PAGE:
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Rio Tinto seeks copper find in Central Asia


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ALMATY (REUTERS) – Global miner Rio Tinto Ltd is ready to commit funds for an exploration drive in Central Asia that it hopes could unearth the world’s next giant copper deposit, a company official told Reuters.

The company hopes to start drilling in Uzbekistan this year and is ready to proceed with a joint venture in Kazakhstan to explore multiple copper targets, Rio Tinto’s general manager for exploration in Central Asia Chris Welton said. “We are looking for an Oyu Tolgoi," Mr Welton said in an interview, referring to the Mongolian deposit set to become one of the world’s biggest copper mines outside Chile.

Kazakhstan holds 3% of the world’s recoverable oil reserves as well as large deposits of copper and other industrial metals. But the geologists who mapped the region in Soviet times were not counting on copper prices that set record highs above $10,000 a tonne this year. Mr Welton said Central Asia could hold much greater, deeper reserves than those already mapped. “Ideas have moved on. Technology has moved on. We are looking to apply that here in Kazakhstan,” he said.

With regions such as South America, the United States and the Pacific rim well explored, Welton said relatively unmapped regions such as Central Asia were the next big frontier. “The big new discoveries that are going to make a big difference for a company like Rio, and also for copper supply, are beginning to come out of frontier terrains,” he said. “We look at Kazakhstan and say: ‘The geology’s right. It’s got great potential and there’s been very little modern exploration done”.

Rio Tinto is awaiting the approval of state-owned miner Tau-Ken Samruk to begin work on a 50-50 joint venture to explore a region of Kazakhstan, within which it plans to identify target areas for drilling. The two companies signed a memorandum of understanding last year, but delays to the final agreement have meant Rio Tinto has reallocated its $US3.5 million (A3.29 billion) Kazakh exploration budget for 2010. “Quite rightly, Kazakhstan is taking its time on this agreement. This will be a precedent agreement, the first one that Tau-Ken signs, so they want to get it right,” Mr Welton said. “We also want to get it right, but we also want to start spending,” he said. “If we get a deal signed this year, we will put the licence applications in immediately.”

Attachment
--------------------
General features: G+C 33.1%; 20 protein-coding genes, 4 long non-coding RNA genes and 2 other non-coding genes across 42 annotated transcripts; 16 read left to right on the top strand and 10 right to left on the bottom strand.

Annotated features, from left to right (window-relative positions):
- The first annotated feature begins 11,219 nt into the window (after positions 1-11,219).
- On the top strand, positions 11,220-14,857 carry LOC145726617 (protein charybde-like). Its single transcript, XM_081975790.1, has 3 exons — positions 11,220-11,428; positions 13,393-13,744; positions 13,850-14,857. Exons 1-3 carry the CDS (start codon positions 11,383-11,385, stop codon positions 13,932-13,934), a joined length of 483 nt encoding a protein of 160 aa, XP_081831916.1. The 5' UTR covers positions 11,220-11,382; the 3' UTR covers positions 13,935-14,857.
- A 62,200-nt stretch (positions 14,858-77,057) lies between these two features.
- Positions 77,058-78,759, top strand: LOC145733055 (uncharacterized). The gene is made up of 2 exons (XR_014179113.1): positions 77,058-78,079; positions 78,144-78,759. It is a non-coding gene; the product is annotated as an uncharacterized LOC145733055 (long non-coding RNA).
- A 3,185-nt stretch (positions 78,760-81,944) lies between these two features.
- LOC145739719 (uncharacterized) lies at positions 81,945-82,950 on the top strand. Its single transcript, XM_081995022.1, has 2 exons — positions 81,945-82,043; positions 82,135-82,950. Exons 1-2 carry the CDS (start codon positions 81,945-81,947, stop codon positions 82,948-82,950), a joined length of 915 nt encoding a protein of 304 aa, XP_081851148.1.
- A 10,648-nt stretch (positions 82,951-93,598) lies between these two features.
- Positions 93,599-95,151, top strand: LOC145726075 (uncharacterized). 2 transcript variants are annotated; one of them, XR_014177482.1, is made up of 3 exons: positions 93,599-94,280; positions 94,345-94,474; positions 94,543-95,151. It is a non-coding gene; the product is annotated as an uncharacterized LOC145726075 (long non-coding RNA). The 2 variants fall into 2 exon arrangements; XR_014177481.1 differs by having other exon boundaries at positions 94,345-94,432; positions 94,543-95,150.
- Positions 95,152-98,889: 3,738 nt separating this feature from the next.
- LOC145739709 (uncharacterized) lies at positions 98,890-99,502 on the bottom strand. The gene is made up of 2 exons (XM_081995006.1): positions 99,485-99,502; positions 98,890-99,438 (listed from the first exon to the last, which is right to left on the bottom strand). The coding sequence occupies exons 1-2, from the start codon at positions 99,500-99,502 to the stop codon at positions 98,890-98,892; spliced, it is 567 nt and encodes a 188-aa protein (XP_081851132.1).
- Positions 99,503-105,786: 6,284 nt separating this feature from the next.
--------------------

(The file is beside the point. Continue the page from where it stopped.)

Rio will fund exploration until resources and reserves are registered with the state, at which point the joint venture partners would fund development of any mine on a pro rata basis. “If we get a decent-sized, high-quality set of targets, I would’ve thought we would be looking at a minimum spend of somewhere around $10 million next year,” Mr Welton said.

The next big find

Rio Tinto, the world’s fifth-largest copper miner, will do its own exploration from scratch in Central Asia and, in searching for a potentially giant deposit, does not plan to acquire existing deposits or mines, Mr Welton said.

When referring to the potential for an Oyu Tolgoi-type deposit in Kazakhstan, Mr Welton said such reserves were not on the state balance. “They’re not known,” he said. “These are purely conceptual targets that we are looking to progress.” He added Rio’s approach was to target specific areas that it believes could hold prospects.

Copper is its focus in Central Asia, as the region’s relative isolation from sea ports would make bulk commodities such as iron ore or coal less competitive. To improve government relations, Rio Tinto plans to open an office in the Kazakh capital Astana this year. It has also registered a representative office in Tashkent, capital of neighbouring Uzbekistan, as part of its push into the country.

Mr Welton said Rio was looking to partner with Uzbek state exploration company Goskomgeologiya and had already applied for a copper licence in a region close to the Kyrgyz border. “We are hoping to have that licence issued by the third quarter this year. We would start drilling almost immediately,” he said, adding that some of the Kazakh exploration budget for this year had been reallocated to Uzbekistan. “We firmly believe that there are multiple copper prospects that are of high calibre and untested, so we’ll be looking to build a portfolio of two or three projects (in Uzbekistan).”

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